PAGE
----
Cartooning and The Pacific Northwest

Shout out to Seattle and Washington state for bringing the world the best alternative cartoonists!

Watch the extended-preview from the documentary-in-the-making, Bezango, WA; a fascinating piece on the intersection of the medium, the creators, and the place. I can’t wait to see this in full!

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Graphica, Comics & Zines — Oh My!

November is slated to be one incredible month. Local comics and zines cooperative Short Run have some wild, fun, interesting events coming up, so you might want to just go ahead and haul out your calendar now to get all this on your mind grapes. Lots of these writers and artists stock their zines and chapbooks with us, and if you aren’t already following and/or ♥-ing Tavi Gevinson’s work with Rookie, you need to — stat!

For more information about these events, contact Short Run:
info@shortrun.org | http://www.shortrun.org
Tweet @shortrunseattle | Like facebook.com/shortrunseattle

Short Run presents: From the Forest Floor
Friday, November 1st, 7:00 pm- 11:00 pm
Heartland, U-District
All ages | $5
Short Run presents five artists working with the theme of nature, specifically the grip that the Northwest has upon us who live here. Not unlike “Northwest Mystics,” the work is permeated by place, whether they mean it to be or not. Artists include Jesse Lortz, China Faith Star, Sarah Rosenblatt, Minh Nguyen, and Mat Whiteley. Musical guests include Case Studies & Waxing Hearts.

Short Run presents: The Rookie Yearbook Two Release Party with Tavi Gevinson
Saturday, November 9th, 1:00 pm- 4:00 pm
The Vera Project
Warren Ave N, Seattle, WA 98109
All ages | FREE
Short Run is honored to present the launch party for Rookie Yearbook Two, out this fall from Canadian publisher Drawn & Quarterly. Editor and fashion sensation Tavi Gevinson will host an afternoon of readings, along with a zine-making workshop geared towards teens. All supplies will be provided.

Short Run Exhibitor Art Show
Saturday, November 9th, 6:00 pm- 8:00 pm
Fantagraphics Bookstore & Gallery
1201 South Vale Street (at Airport Way South), Seattle, WA 98108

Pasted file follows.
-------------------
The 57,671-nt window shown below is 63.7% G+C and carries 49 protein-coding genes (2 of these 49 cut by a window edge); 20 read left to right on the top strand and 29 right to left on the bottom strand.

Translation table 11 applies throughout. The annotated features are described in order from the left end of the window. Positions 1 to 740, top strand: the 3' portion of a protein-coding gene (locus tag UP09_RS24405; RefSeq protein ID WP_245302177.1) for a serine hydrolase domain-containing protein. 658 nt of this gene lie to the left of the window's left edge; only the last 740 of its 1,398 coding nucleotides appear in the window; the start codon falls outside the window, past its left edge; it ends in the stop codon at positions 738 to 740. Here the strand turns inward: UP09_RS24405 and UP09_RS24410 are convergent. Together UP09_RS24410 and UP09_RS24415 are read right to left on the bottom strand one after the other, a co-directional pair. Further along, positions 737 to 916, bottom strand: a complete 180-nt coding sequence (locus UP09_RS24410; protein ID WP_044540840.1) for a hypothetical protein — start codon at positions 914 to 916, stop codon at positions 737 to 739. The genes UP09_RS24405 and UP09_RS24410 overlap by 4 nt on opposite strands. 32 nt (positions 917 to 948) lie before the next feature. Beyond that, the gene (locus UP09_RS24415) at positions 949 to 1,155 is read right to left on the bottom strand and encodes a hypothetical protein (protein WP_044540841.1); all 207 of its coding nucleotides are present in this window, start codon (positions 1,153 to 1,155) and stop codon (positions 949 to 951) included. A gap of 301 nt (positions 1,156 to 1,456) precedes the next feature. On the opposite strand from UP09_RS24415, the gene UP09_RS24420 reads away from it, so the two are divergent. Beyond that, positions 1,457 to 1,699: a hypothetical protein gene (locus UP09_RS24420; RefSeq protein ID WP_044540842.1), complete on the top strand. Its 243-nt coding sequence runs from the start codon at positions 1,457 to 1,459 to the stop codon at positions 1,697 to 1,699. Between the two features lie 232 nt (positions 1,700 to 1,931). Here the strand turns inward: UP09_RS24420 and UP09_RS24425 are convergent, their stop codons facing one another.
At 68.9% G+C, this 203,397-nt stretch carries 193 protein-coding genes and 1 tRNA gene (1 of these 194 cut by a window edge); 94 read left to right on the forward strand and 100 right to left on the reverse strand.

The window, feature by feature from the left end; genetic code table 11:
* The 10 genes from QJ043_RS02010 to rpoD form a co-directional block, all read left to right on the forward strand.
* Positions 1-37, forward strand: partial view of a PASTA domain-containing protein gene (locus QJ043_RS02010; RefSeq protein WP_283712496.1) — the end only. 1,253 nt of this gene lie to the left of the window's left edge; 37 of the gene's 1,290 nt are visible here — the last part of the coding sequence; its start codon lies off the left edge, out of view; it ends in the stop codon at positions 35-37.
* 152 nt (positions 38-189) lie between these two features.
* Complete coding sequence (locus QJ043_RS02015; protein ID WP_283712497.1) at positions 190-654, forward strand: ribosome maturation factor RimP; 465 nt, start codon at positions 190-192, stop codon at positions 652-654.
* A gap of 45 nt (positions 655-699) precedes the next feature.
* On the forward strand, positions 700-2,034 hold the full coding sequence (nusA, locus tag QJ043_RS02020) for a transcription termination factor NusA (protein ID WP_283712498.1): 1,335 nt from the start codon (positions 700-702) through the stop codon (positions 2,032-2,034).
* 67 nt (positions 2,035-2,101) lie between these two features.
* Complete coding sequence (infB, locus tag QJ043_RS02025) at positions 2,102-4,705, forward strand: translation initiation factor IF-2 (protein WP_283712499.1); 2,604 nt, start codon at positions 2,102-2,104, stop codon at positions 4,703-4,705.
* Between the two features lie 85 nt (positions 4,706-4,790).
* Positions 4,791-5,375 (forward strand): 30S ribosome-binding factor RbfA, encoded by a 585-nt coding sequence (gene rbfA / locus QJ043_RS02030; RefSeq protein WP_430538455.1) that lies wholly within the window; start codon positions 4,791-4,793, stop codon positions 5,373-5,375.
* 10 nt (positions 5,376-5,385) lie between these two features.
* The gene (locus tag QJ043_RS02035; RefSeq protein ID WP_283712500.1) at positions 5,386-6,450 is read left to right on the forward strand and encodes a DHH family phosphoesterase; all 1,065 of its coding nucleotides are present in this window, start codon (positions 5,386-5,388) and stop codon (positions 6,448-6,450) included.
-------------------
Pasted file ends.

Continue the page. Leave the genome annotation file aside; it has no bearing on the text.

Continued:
All ages | FREE
Fantagraphics Bookstore & Gallery curator Larry Reid will choose artists from the Short Run Exhibitor List to display their illustrative work and provide the public with a first look at what they will find at the festival. We are honored to be working with Larry Reid, who has brought small press work into the Fantagraphics store, and offered support and guidance to many a comic artist in Seattle. Musical guest Tummy.

Short Run presents: Read/Write
Friday, November 29th, 12:00 pm- 5:00 pm
The Vera Project
Warren Ave N, Seattle, WA 98109
Saturday, November 30th, 11:00 am – 6:00 pm
Washington Hall
153 14th Avenue, Seattle, WA 98122
All ages | FREE
Short Run presents Read/Write, a day which will use performances, collaborative creations, panels, and discussions to contemplate many topics including the value of comics and zines, the role craft plays in the digital age, a history of queer comics and zines, and the gender gap in comics. Join artists as they screenprint their book covers and put the finishing touches on their zine or comic at our “Procrastination Station”. Commune together for a post-Thanksgiving meal. A more detailed schedule can be found at http://www.shortrun.org/schedule.

Short Run 2013 Small Press Fest
Saturday, November 30th, 11:00 am – 6:00 pm
Washington Hall
153 14th Avenue, Seattle, WA 98122
All ages | FREE
On Saturday, November 30, the breathtaking Washington Hall will be filled with a book fair highlighting over 100 writers and artists including the underground comics legend Dennis Eichhorn, local Stranger Genius Jim Woodring, Intruder Comics Newspaper contributor James Stanton, Eisner winner David Lasky, the makers of the Seattle Pinball Zine, Skill-Shot and Portland artists Asher Craw, Julia Gfrorer, Study Group and more. We also welcome comic artists traveling from across the country including Kentucky, Colorado, Minnesota, New York, Texas, Canada, and the UK! The spectacular stage will be screening animation throughout the day by Reel Grrls, SEAT (Seattle Experimental Animation Team), and dozens of animators from around the country.